Jon Alexander – Ironman Wales 2012


You don’t do an Ironman because you think it’s going to be easy.  But you don’t necessarily do it because you think it’s going to be as hard as Wales.

The first time I saw the bike course for Ironman Wales was back in June when I went down for the Long Course Weekend (a great event which I can highly recommend).  I only did 72 miles of the 112 mile course, and it absolutely tore me apart.  I was terrified.  ‘Heartbreak Hill’, the third and longest 16% climb within the space of 5 miles at about mile 65, was agony.  And as the sign they put up on Ironman day said, for the Ironman, “it’s so good they climb it twice”.  Ouch.  The day I got home, I went to the bike shop and bought myself a bigger cassette, and started to brace myself…

But cometh the hour, cometh the Ironman, and so on September 16th I lined up with 1600-odd other certifiable folk, pretended I knew at least some of the words to the Welsh national anthem, and threw myself into the really quite cold waters of Tenby’s beautiful North Beach.

55 minutes later (and slightly smug – target was 57), I emerged and started the first comedy feature of Ironman Wales – an 8 minute run up (and I mean UP) and into the town to transition.  Now for the evil that is the Wales bike course.  And it was pretty evil – though much better for me than for hundreds of the other poor b*ggers who clearly didn’t know what was coming.  Come the second ascent of Heartbreak Hill, I’ve rarely seen an image of agony more evocative than that on the face of the poor guy I overtook who was still on his first lap.  I think he was actually crying.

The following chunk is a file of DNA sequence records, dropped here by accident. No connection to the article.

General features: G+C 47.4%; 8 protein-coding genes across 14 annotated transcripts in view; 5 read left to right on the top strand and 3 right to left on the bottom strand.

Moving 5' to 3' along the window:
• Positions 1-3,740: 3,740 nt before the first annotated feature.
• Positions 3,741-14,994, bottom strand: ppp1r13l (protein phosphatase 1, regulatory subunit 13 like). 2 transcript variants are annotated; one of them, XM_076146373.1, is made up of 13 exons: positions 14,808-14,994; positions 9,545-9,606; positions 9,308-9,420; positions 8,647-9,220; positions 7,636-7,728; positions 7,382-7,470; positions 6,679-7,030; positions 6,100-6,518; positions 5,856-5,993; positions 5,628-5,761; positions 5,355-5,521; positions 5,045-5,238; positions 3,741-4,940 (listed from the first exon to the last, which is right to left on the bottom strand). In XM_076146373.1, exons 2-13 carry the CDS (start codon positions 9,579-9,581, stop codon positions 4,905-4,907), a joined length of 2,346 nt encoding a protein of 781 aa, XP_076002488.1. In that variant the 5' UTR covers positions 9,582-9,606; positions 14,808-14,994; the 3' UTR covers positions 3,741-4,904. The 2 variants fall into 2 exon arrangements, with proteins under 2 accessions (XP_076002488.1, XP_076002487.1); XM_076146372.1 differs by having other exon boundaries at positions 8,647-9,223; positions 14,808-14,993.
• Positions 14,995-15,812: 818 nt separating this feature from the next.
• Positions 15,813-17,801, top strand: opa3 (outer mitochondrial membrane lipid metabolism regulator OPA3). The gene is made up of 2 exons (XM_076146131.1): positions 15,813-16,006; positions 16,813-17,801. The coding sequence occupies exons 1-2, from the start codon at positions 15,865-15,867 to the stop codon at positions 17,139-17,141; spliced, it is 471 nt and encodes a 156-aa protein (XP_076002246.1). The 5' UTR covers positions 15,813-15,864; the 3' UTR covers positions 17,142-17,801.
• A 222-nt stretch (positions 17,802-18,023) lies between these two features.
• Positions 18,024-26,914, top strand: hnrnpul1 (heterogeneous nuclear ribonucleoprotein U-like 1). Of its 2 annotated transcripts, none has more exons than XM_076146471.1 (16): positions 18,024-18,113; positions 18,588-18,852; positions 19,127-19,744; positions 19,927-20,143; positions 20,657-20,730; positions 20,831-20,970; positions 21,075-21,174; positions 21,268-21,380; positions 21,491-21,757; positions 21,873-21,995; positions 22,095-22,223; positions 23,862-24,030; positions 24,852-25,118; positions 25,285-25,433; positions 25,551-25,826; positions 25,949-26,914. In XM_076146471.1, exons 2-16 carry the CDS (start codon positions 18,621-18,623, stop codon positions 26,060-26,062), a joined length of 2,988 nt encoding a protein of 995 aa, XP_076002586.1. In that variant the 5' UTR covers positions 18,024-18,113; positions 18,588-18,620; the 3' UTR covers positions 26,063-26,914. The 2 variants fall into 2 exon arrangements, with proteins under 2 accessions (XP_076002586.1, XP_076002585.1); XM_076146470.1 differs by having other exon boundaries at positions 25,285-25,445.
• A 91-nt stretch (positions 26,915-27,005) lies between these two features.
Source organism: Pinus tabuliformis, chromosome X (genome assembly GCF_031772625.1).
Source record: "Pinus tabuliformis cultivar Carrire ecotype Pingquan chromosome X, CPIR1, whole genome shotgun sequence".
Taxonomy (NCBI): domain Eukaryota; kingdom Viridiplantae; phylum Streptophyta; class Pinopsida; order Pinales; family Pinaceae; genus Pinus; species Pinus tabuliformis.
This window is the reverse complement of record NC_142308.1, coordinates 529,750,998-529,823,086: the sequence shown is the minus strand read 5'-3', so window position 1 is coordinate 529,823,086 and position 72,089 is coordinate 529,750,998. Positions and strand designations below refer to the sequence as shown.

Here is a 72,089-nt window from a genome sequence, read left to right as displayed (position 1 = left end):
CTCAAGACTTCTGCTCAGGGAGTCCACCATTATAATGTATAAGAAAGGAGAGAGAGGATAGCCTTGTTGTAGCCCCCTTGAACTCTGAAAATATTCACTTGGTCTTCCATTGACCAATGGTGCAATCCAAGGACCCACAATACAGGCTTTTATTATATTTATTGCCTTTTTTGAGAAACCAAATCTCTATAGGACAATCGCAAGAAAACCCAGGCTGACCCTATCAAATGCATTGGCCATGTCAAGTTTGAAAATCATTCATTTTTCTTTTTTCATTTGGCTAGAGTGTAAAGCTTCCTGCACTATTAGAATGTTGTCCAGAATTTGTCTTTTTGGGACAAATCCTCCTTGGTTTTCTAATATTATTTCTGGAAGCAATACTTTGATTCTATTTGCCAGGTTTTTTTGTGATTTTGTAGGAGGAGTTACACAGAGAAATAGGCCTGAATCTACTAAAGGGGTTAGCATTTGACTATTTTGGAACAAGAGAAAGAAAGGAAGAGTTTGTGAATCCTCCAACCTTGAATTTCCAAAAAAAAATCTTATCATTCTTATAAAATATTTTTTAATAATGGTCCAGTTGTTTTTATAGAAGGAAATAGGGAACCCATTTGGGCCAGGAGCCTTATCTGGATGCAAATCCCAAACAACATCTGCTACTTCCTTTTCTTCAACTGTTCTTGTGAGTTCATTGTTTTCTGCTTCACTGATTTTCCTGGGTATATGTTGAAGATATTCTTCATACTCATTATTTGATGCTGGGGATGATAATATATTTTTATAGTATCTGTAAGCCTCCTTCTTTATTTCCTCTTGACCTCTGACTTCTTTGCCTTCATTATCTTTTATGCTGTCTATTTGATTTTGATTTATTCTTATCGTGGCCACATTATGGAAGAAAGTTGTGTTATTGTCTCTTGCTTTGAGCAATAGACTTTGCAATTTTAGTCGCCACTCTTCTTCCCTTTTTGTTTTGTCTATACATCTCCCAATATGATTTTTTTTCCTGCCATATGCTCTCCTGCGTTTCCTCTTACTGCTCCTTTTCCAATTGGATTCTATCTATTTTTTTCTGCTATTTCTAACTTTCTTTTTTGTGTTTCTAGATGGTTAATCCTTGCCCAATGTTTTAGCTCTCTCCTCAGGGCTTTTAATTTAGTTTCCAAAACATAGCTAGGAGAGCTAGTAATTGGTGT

Heartbreak Hill surmounted and survived, I headed down into Tenby to complete a 6 hour bike leg (too slow to be competitive really, and definitely the leg I need to work on, but at least there was still some in the tank) and started to think about the flat-Pepsi-fuelled leap to the next level of insanity that I was about to take.

I’ve long thought that the moment you go into T2 in an Ironman must be a moment you meet a really interesting version of yourself.  Let’s face it, you’re about to do something that 90% of humanity considers utterly ridiculous, and you’ve just spent 6 hours flaying yourself up and down hills.  I wasn’t wrong, but ‘T2 Jon’ was a really angry guy and not someone you particularly want to meet, so let’s move on…

The marathon, bizarrely, was for the most part a total joy.  This was the bit I’d worried most about, and trained hardest for – the 20 x 800m reps in a rapidly darkening Barnes track hours after the Juniors had headed for home directly played through to the race, as I split it down into 20 x 10 mins and just kept coaching myself through on cadence and heart rate.  What with that, and the moments of levity provided by James’ idea of encouragement (I still hear “Come on the Ginger Mole!” in occasional nightmares), I got through pretty well, clocking 3:17, and finishing in a creditable – but slightly further off the Kona pace than I would have liked – 10.27.40

Huge thanks go to parents, coach, Emma B, friends, teammates (particularly the mighty Tommy C) and my far better half Jane for their support on the day and through the training…  an Ironman is very definitely a team effort, and I can’t think of a better team to do it with than the Optima Massive!